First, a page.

Ron said...

hmm... I read Thus Spoke Zarathustra every day for almost two years....I'd finish and go back and read it again.

I remember seeing a parody of One Minute Manager called One Bullet Manager: Management Secrets of The Khmer Rouge...

roesch-voltaire said...

1. The mother of a conservative girl friend I was dating insisted that I read Atlas Shrugged; our relationship ended when I finished the book and criticized it.
2. I will read the Sunday NYT almost completely, while just skimming the local rag.
3. "The constitution only gives people the right to pursue happiness. You have to catch it yourself," was not said by Ben Franklin, but I thought it was until I read the research on the quote.
4. Instead of Cheese, I prefer the mice in the Japanese story of Guri and Gura-- a nice counter narrative to Cheese.

The Crack Emcee said...

I don't know shit about the Cheese, but I do know the cult of Ayn Rand, and the effects it's had/is having on our world. That so few care about cultism, when it's acting on us every day, is kind of frightening in some ways (I can tend to play out likely scenarios based on cultish "thinking," not all of them far-fetched) and hers - because of the subject matter and having as powerful a hold on some as they do - can really screw us up.

Like L. Ron Hubbard, she died pretty pathetic and, I think, people should take that into account - along with the hypocrisy that brought her down - before they get too wrapped up in her ideas as a basis for either how to run your life or a country.

Lionheart said...

Time saver Grames: If a post sucks, move on.

Simon Kenton said...

On insulting with a book:

One of my cousins (we'll call her X) converted to catholicism and bred about 4 times. Her husband then took up with the other woman up the street (Y), who had also bred 3 or 4 times; they fled to Las Vegas for quickie divorces, consumerist bliss, and a quickie marriage, leaving the 8 kids (or so) behind. Y's abandoned husband took the path of least resistance and started something with my cousin. After a while the scarlet couple returned. There was reluctance, there was pressure, and Y's former husband was induced to marry my cousin. Each of the 2 new couples cemented their relationships by breeding 2 or 3 more kids.

"The Population Bomb," in plain brown wrappers. More than one copy, too.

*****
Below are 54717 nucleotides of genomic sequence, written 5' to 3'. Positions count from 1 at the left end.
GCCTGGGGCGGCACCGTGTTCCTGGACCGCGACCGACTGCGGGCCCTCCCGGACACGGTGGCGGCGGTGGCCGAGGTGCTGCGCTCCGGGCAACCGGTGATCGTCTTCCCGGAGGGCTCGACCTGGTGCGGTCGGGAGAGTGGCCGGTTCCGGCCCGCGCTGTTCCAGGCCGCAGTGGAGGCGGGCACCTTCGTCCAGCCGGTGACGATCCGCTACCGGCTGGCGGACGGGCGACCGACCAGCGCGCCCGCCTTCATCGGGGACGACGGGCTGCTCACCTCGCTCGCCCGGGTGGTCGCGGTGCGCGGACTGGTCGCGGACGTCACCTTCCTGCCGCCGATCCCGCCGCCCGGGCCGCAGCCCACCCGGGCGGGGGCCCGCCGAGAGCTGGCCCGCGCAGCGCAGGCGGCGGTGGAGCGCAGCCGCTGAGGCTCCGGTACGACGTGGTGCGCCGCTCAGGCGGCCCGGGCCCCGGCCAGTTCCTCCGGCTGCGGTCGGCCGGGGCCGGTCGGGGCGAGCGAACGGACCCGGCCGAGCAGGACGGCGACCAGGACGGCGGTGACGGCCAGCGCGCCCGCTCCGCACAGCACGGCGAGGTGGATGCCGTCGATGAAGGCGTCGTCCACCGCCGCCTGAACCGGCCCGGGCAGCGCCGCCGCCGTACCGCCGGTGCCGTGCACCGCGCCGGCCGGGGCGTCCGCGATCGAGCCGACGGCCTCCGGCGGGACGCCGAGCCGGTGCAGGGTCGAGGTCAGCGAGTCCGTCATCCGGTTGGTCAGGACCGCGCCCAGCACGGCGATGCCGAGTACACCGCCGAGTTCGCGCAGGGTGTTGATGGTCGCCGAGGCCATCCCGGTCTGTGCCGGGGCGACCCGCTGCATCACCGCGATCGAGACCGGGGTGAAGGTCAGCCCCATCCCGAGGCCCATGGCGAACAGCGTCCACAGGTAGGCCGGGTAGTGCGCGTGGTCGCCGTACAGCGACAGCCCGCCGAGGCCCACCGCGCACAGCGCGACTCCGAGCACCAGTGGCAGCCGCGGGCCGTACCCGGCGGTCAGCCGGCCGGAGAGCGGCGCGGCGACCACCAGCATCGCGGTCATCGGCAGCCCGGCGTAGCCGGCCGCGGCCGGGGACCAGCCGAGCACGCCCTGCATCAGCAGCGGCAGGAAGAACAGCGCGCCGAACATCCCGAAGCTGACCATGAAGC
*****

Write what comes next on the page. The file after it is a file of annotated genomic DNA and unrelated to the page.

gadfly said...

"The Road to Abilene" is Jerry B. Harvey's contribution to the world of personal parables which netted big bucks for his management training business.

I used the parable just before the election of 2008 to complain about the impending Abilene Paradox that would result in Obama's election.

The parable doesn't take long to read and you can find it here.

Jeff said...

Where I worked, they didn't buy copies of the book for us. They made photocopies of the book for everyone.

alan markus said...

I've been a fan of Stilton Jarlsberg- Hope N' Change Cartoons

Someday I will buy his book, written about 10 years ago - Who Cut the Cheese?

Here's an excerpt:

"Each morning the rats and the teeny people would wake up, stretch, find a wall to whiz on, then begin their daylong hunt for cheese in the maze.

The rats, Snitch and Scamper, having brains which looked and functioned much like the raisinets which frequently popped out of their other ends, had to rely entirely on their instincts to find cheese.

But the teeny people, Hi and Ho, used their more complicated brains and sophisticated reasoning power to search for cheese. And for them, the cheese was more than cheese. It was Cheese with a capital "C" - representing not just food, but also a life of prosperity and happiness, much the way it does in Wisconsin."

SteveR said...

Simpler WMMC: You are screwed or soon will be

Ann Althouse said...

"Does the comment format change have something to do the switchover to WordPress?"

No.

It's just an option within Blogger which I chose because I think it looks cleaner and sleeker.

John Burgess said...

State Dept. gave out WMMC to those taking part in certain management courses given by private contractors hired through HR. It came complete with a film for the course. I wasn't very impressed.

The only 'insult' I take from being given a book is if the same person gives me the same book more than once. I'm pretty sure that the second-giving is a result of insufficient care taken in choosing a gift, but then, it is a gift and some thought went into it, so I cannot be very 'insulted' in good conscience.

I've never sought to insult anyone through a book gift.

I re-read Thomas Pynchon's Gravity's Rainbow every year and I find new things with each reading. I re-read his V. every two or three years. Either of those books takes more effort than almost any other (Finnegan's Wake being a clear exception). I consider it time well spent and the pleasure I get from the re-reading is definitely worthwhile.

WV: gaidsec Something's gotten corrupted here, if only spelling.

bagoh20 said...

"You have time for something that take a lot of time, but you don't have time for something else in the same category that takes very little time.)"

Reading Althouse / reading my "to do" list

LincolnTf said...

Test

LincolnTf said...